You are right that additional insulation reaches the point of diminishing returns very quickly, but the codes are not made on return on investment calculations, they are for the most part political. You can make a case though that there is an unseen ROI. If no one increased their insulation, then there would be more demand for energy and the cost of energy would go way up. Because so many people increase their insulation and furnace efficiencies, the cost of energy is lower and that reduces the visible ROI.
    Lol ! I wouldn't say the required insulation value is political. Try living in a place with cold winters and see if you think the same thing.
    The minimum required R value is based on a return on investment; for comfort and reduction related to HVAC operating cost and size. Exceeding the minimum amount of insulation isn't necessarily a bad thing if you can bring the heat loss or gain down to the theoretical zero mark. In most cases the cost of insulation isn't all that expensive and as one regular here , Canuk , says it doesn't cost a dime to operate or maintain.
    The cost of energy isn't going down.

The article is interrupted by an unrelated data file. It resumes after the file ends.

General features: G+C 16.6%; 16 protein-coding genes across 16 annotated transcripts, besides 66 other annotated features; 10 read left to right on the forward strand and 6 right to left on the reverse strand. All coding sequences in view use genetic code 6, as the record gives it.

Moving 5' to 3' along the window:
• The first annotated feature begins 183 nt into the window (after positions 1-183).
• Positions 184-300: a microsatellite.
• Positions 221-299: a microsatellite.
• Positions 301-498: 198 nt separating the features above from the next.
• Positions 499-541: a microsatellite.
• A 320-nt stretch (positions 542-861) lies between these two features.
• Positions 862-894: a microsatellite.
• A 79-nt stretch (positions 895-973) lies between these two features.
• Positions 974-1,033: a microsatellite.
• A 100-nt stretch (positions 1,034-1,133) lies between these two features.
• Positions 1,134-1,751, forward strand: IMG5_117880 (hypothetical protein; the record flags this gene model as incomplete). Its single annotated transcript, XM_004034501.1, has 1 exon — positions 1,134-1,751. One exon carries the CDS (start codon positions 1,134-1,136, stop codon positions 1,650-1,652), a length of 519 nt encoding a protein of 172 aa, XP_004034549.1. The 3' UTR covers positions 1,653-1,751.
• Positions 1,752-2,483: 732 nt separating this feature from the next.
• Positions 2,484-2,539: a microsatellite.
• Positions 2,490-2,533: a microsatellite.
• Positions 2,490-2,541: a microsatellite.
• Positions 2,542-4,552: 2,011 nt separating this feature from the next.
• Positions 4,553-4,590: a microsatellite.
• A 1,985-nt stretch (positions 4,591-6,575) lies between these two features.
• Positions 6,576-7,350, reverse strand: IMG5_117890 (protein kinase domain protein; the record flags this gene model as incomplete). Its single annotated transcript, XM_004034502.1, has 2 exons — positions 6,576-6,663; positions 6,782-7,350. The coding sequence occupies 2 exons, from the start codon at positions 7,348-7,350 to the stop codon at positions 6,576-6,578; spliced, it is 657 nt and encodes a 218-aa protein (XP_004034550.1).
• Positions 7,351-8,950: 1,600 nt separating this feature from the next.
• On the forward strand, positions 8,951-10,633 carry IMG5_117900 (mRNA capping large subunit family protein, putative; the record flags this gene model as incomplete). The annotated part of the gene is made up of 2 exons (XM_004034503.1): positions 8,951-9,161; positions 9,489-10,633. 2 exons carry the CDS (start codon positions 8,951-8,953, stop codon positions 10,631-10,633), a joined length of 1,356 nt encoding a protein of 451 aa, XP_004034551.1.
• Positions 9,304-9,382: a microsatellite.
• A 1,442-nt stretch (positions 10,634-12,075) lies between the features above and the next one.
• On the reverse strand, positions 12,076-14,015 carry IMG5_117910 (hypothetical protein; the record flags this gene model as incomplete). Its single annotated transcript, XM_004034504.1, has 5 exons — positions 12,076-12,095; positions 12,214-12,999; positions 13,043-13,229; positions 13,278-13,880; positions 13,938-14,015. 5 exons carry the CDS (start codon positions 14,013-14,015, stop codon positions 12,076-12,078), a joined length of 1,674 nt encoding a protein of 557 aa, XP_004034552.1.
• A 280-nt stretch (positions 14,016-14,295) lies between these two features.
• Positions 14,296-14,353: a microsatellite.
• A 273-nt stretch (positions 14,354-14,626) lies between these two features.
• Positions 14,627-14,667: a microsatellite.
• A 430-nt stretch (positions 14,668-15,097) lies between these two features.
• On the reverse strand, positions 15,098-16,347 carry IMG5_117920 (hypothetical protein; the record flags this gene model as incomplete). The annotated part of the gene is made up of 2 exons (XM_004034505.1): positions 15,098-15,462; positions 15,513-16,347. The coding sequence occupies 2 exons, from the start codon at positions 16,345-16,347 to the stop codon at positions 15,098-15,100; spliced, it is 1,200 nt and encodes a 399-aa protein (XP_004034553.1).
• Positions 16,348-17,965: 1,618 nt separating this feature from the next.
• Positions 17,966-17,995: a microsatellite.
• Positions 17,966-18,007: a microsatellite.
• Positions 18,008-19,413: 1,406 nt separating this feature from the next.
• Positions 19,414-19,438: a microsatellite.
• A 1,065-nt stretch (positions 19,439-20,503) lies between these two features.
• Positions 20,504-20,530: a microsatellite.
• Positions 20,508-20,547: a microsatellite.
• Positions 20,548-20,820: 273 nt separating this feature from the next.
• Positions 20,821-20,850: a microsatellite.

4. #14
    Join Date
    Dec 2007
    Location
    Tennessee
    Posts
    1,381

    Default Re: Insulating a large cathedral ceiling

    Quote Originally Posted by bsum1 View Post
    Lol ! I wouldn't say the required insulation value is political. Try living in a place with cold winters and see if you think the same thing.
    The minimum required R value is based on a return on investment; for comfort and reduction related to HVAC operating cost and size. Exceeding the minimum amount of insulation isn't necessarily a bad thing if you can bring the heat loss or gain down to the theoretical zero mark. In most cases the cost of insulation isn't all that expensive and as one regular here , Canuk , says it doesn't cost a dime to operate or maintain.
    The cost of energy isn't going down.